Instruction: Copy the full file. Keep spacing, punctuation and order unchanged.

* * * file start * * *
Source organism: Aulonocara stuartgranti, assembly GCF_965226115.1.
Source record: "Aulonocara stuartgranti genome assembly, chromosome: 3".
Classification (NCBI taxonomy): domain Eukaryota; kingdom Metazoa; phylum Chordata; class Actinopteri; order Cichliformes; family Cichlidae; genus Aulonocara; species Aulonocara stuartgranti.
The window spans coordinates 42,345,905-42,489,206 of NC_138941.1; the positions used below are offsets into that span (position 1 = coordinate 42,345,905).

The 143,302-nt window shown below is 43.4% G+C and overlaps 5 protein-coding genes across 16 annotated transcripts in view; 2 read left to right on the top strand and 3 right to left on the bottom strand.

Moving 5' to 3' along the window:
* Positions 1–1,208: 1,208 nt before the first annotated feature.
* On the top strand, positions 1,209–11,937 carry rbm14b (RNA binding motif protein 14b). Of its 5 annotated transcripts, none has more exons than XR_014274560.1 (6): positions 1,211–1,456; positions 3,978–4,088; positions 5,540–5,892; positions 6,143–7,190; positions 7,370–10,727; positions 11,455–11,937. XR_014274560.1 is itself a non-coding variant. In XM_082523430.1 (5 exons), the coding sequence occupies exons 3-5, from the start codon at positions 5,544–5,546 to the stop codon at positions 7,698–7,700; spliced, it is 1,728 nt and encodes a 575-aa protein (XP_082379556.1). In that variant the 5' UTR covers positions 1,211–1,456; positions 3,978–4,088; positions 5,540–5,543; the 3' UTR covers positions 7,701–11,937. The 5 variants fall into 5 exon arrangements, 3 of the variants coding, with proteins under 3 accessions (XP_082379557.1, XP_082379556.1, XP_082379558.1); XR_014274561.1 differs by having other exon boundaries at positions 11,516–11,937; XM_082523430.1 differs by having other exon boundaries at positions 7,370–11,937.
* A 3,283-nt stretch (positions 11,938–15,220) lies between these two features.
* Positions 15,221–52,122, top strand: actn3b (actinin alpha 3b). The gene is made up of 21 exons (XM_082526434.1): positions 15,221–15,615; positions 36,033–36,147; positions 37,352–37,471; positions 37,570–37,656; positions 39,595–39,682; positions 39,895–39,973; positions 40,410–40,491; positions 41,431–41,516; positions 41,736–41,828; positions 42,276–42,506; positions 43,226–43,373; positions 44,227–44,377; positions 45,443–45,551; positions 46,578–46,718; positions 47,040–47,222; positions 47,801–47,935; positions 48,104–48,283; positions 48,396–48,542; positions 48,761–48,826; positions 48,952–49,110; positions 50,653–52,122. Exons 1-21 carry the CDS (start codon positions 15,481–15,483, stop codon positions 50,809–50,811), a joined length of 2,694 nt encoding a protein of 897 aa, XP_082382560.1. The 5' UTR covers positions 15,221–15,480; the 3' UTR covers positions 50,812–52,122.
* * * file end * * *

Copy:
Source organism: Aulonocara stuartgranti, assembly GCF_965226115.1.
Source record: "Aulonocara stuartgranti genome assembly, chromosome: 3".
Classification (NCBI taxonomy): domain Eukaryota; kingdom Metazoa; phylum Chordata; class Actinopteri; order Cichliformes; family Cichlidae; genus Aulonocara; species Aulonocara stuartgranti.
The window spans coordinates 42,345,905-42,489,206 of NC_138941.1; the positions used below are offsets into that span (position 1 = coordinate 42,345,905).

The 143,302-nt window shown below is 43.4% G+C and overlaps 5 protein-coding genes across 16 annotated transcripts in view; 2 read left to right on the top strand and 3 right to left on the bottom strand.

Moving 5' to 3' along the window:
* Positions 1–1,208: 1,208 nt before the first annotated feature.
* On the top strand, positions 1,209–11,937 carry rbm14b (RNA binding motif protein 14b). Of its 5 annotated transcripts, none has more exons than XR_014274560.1 (6): positions 1,211–1,456; positions 3,978–4,088; positions 5,540–5,892; positions 6,143–7,190; positions 7,370–10,727; positions 11,455–11,937. XR_014274560.1 is itself a non-coding variant. In XM_082523430.1 (5 exons), the coding sequence occupies exons 3-5, from the start codon at positions 5,544–5,546 to the stop codon at positions 7,698–7,700; spliced, it is 1,728 nt and encodes a 575-aa protein (XP_082379556.1). In that variant the 5' UTR covers positions 1,211–1,456; positions 3,978–4,088; positions 5,540–5,543; the 3' UTR covers positions 7,701–11,937. The 5 variants fall into 5 exon arrangements, 3 of the variants coding, with proteins under 3 accessions (XP_082379557.1, XP_082379556.1, XP_082379558.1); XR_014274561.1 differs by having other exon boundaries at positions 11,516–11,937; XM_082523430.1 differs by having other exon boundaries at positions 7,370–11,937.
* A 3,283-nt stretch (positions 11,938–15,220) lies between these two features.
* Positions 15,221–52,122, top strand: actn3b (actinin alpha 3b). The gene is made up of 21 exons (XM_082526434.1): positions 15,221–15,615; positions 36,033–36,147; positions 37,352–37,471; positions 37,570–37,656; positions 39,595–39,682; positions 39,895–39,973; positions 40,410–40,491; positions 41,431–41,516; positions 41,736–41,828; positions 42,276–42,506; positions 43,226–43,373; positions 44,227–44,377; positions 45,443–45,551; positions 46,578–46,718; positions 47,040–47,222; positions 47,801–47,935; positions 48,104–48,283; positions 48,396–48,542; positions 48,761–48,826; positions 48,952–49,110; positions 50,653–52,122. Exons 1-21 carry the CDS (start codon positions 15,481–15,483, stop codon positions 50,809–50,811), a joined length of 2,694 nt encoding a protein of 897 aa, XP_082382560.1. The 5' UTR covers positions 15,221–15,480; the 3' UTR covers positions 50,812–52,122.